‘We know it didn’t have to be this way’ @brownemergencymedine faculty @MeganRanney

‘We know it didn’t have to be this way’: Rhode Island doctor says 5 actions are needed to prevent future COVID-19 tragedy

“There are more deaths coming. And how many more, depends on us.”

Dialynn Dwyer, Staff September 22, 2020

A Rhode Island doctor is sounding the alarm about the COVID-19 death toll continuing to rise unless action is taken immediately.

On Tuesday, the United States topped 200,000 COVID-19 deaths — the highest confirmed death toll in the world — with experts predicting that number will double by the end of the year.

Ahead of the devastating milestone, Megan Ranney, an emergency room physician at Brown University and director of the Brown Center for Digital Health, broke down the five steps that need to be taken “today” to prevent further “tragedy.”

“We know it didn’t have to be this way,” she wrote of the loss of life Monday on Twitter, noting that despite representing only about 4 percent of the world’s population, the United States comprises about 23 percent of the global COVID-19 deaths. According to Ranney, the absence of a national strategy early on in the pandemic for detecting the virus, continued underfunding for public health, the lack of “smart utilization of strategic stockpiles” of personal protective equipment or PPE, as well as the shortage of public trust in the government, are just a few of the “innumerable” failures so far in the pandemic response.

“Structural failures like racism, lack of access to healthcare, and lack of protection for essential workers are key drivers of this uniquely American death rate, as well,” she wrote. But the emergency room physician wrote it is time to look forward toward prevention of more deaths.

“We need to act,” she wrote. “Because there are more deaths coming. And how many more, depends on us.”

The first strategy needed is testing, she wrote, citing an ongoing lack of rapid testing at emergency rooms, hospitals, and clinics. Waiting one to five days for the results of a COVID-19 test leads to increased transmission, decreased contact tracing, and fewer quarantining, according to Ranney.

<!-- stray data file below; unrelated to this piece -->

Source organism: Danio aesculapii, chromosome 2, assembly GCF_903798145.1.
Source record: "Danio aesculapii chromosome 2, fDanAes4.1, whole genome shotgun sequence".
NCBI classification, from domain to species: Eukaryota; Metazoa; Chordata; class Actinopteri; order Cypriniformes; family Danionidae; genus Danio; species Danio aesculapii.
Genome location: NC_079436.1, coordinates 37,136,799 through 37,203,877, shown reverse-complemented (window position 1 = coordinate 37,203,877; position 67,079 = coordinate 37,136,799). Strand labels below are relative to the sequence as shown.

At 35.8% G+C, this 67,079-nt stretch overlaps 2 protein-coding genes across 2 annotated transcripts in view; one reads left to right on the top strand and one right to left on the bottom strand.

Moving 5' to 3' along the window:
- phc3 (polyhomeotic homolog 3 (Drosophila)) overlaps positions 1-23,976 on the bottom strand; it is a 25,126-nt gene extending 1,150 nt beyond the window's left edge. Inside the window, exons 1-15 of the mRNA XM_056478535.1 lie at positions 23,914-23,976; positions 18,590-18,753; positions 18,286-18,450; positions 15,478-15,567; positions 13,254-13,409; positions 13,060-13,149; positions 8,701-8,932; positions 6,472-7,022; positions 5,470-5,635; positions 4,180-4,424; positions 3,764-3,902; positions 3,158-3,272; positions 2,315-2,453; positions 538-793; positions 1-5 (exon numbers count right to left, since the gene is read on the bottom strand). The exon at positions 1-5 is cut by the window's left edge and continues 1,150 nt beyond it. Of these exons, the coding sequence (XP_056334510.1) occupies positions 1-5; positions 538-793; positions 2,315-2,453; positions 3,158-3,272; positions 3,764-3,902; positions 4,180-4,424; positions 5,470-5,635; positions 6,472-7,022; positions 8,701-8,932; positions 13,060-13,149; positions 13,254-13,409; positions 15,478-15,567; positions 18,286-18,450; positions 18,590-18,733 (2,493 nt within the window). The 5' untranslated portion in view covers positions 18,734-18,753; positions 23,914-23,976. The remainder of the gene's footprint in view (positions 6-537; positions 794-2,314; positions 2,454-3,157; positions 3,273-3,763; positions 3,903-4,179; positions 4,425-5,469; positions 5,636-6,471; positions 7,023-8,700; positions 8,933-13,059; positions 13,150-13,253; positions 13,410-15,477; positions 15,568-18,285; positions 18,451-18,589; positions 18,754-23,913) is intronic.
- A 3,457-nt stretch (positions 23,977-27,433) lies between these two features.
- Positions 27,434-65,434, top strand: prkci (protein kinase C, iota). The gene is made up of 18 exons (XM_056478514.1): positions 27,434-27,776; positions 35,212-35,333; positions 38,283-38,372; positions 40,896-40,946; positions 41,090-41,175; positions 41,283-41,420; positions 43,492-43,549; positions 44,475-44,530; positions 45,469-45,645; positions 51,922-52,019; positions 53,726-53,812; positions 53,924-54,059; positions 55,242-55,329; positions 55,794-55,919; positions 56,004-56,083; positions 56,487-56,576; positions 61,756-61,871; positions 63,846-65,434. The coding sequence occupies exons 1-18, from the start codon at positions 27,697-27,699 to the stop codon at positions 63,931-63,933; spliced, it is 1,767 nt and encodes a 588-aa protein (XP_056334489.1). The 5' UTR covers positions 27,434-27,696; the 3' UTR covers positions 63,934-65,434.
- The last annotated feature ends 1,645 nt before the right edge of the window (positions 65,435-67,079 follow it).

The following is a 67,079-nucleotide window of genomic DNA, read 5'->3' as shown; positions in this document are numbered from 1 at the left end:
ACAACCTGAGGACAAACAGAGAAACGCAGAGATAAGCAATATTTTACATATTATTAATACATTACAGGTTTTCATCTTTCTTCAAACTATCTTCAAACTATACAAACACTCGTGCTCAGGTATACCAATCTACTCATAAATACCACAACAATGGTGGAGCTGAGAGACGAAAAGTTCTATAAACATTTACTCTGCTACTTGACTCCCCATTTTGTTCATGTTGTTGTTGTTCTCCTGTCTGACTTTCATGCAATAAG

“We still can’t monitor for hotspots or new outbreaks,” she wrote. “We are being so stingy with the tests we do have, that we can’t ‘spare’ for screening/surveillance/testing of asymptomatic people. This means we’re constantly behind the 8-ball in fighting the Guidelines, too, are driven by scarcity, she argued.

“I’m also counting on local government, to set clear guidelines & support for asymptomatic testing, symptomatic testing, and hospital testing,” she wrote. “WITHOUT THIS THERE IS NO HOPE.”

An increased focus on PPE is the second strategy that needs attention, Ranney wrote, stressing that if every person wore a mask — even a cloth one — about 60 to 90 percent of infections could be prevented.

“We *can* make adequate PPE for the country,” she wrote. “Manufacturers are standing by – they just need a little reassurance. It could be done on a state-by-state basis… but national level production would allow distribution to where it’s needed most.” The third strategy for preventing further tragedy, according to Ranney, is clear and consistent public health messaging, while the fourth strategy is a focus on data. The fifth strategy is a focus on equity.

“I can’t say it enough,” Ranney said. “Until we make sure that EVERYONE – regardless of education, income, or job description – has PPE & access to testing & the ability to safely quarantine/isolate, we will not beat this virus.”

The emergency room doctor argued the implementation of the five strategies are the steps needed to prevent super-spreader events, both symptomatic and asymptomatic, from occurring.

Ranney conceded that she isn’t sure the steps will be implemented on the national level, but stressed that individual communities can do their part, citing Rhode Island’s response to the pandemic.

“The trouble is, the virus doesn’t stay within community boundaries,” she wrote. “So…. stay alert. Keep pressure on your elected officials. Do YOUR part. And support those who are on the frontlines.”

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